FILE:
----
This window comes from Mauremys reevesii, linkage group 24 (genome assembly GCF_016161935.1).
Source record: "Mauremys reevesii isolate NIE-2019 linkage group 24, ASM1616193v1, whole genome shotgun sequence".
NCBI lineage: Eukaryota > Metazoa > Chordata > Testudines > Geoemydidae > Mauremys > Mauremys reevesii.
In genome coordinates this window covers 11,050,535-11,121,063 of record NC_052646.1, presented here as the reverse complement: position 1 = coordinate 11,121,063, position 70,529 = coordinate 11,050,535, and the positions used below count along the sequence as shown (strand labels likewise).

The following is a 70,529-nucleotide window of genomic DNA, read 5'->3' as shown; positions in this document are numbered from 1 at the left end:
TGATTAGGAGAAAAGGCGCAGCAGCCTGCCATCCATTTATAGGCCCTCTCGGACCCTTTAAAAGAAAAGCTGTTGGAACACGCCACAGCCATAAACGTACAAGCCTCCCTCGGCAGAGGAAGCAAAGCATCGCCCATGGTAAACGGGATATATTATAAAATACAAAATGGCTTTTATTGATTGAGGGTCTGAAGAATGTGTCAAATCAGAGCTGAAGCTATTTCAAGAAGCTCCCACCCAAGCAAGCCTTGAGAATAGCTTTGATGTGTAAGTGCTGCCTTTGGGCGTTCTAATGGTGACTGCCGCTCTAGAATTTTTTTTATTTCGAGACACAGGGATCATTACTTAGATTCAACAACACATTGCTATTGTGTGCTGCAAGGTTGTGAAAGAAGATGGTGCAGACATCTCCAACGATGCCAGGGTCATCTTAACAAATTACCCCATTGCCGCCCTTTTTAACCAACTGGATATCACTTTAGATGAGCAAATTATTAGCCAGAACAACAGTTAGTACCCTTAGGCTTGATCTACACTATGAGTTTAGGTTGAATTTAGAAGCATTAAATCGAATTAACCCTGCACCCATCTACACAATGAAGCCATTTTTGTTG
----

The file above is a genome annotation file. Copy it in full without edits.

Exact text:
This window comes from Mauremys reevesii, linkage group 24 (genome assembly GCF_016161935.1).
Source record: "Mauremys reevesii isolate NIE-2019 linkage group 24, ASM1616193v1, whole genome shotgun sequence".
NCBI lineage: Eukaryota > Metazoa > Chordata > Testudines > Geoemydidae > Mauremys > Mauremys reevesii.
In genome coordinates this window covers 11,050,535-11,121,063 of record NC_052646.1, presented here as the reverse complement: position 1 = coordinate 11,121,063, position 70,529 = coordinate 11,050,535, and the positions used below count along the sequence as shown (strand labels likewise).

The following is a 70,529-nucleotide window of genomic DNA, read 5'->3' as shown; positions in this document are numbered from 1 at the left end:
TGATTAGGAGAAAAGGCGCAGCAGCCTGCCATCCATTTATAGGCCCTCTCGGACCCTTTAAAAGAAAAGCTGTTGGAACACGCCACAGCCATAAACGTACAAGCCTCCCTCGGCAGAGGAAGCAAAGCATCGCCCATGGTAAACGGGATATATTATAAAATACAAAATGGCTTTTATTGATTGAGGGTCTGAAGAATGTGTCAAATCAGAGCTGAAGCTATTTCAAGAAGCTCCCACCCAAGCAAGCCTTGAGAATAGCTTTGATGTGTAAGTGCTGCCTTTGGGCGTTCTAATGGTGACTGCCGCTCTAGAATTTTTTTTATTTCGAGACACAGGGATCATTACTTAGATTCAACAACACATTGCTATTGTGTGCTGCAAGGTTGTGAAAGAAGATGGTGCAGACATCTCCAACGATGCCAGGGTCATCTTAACAAATTACCCCATTGCCGCCCTTTTTAACCAACTGGATATCACTTTAGATGAGCAAATTATTAGCCAGAACAACAGTTAGTACCCTTAGGCTTGATCTACACTATGAGTTTAGGTTGAATTTAGAAGCATTAAATCGAATTAACCCTGCACCCATCTACACAATGAAGCCATTTTTGTTG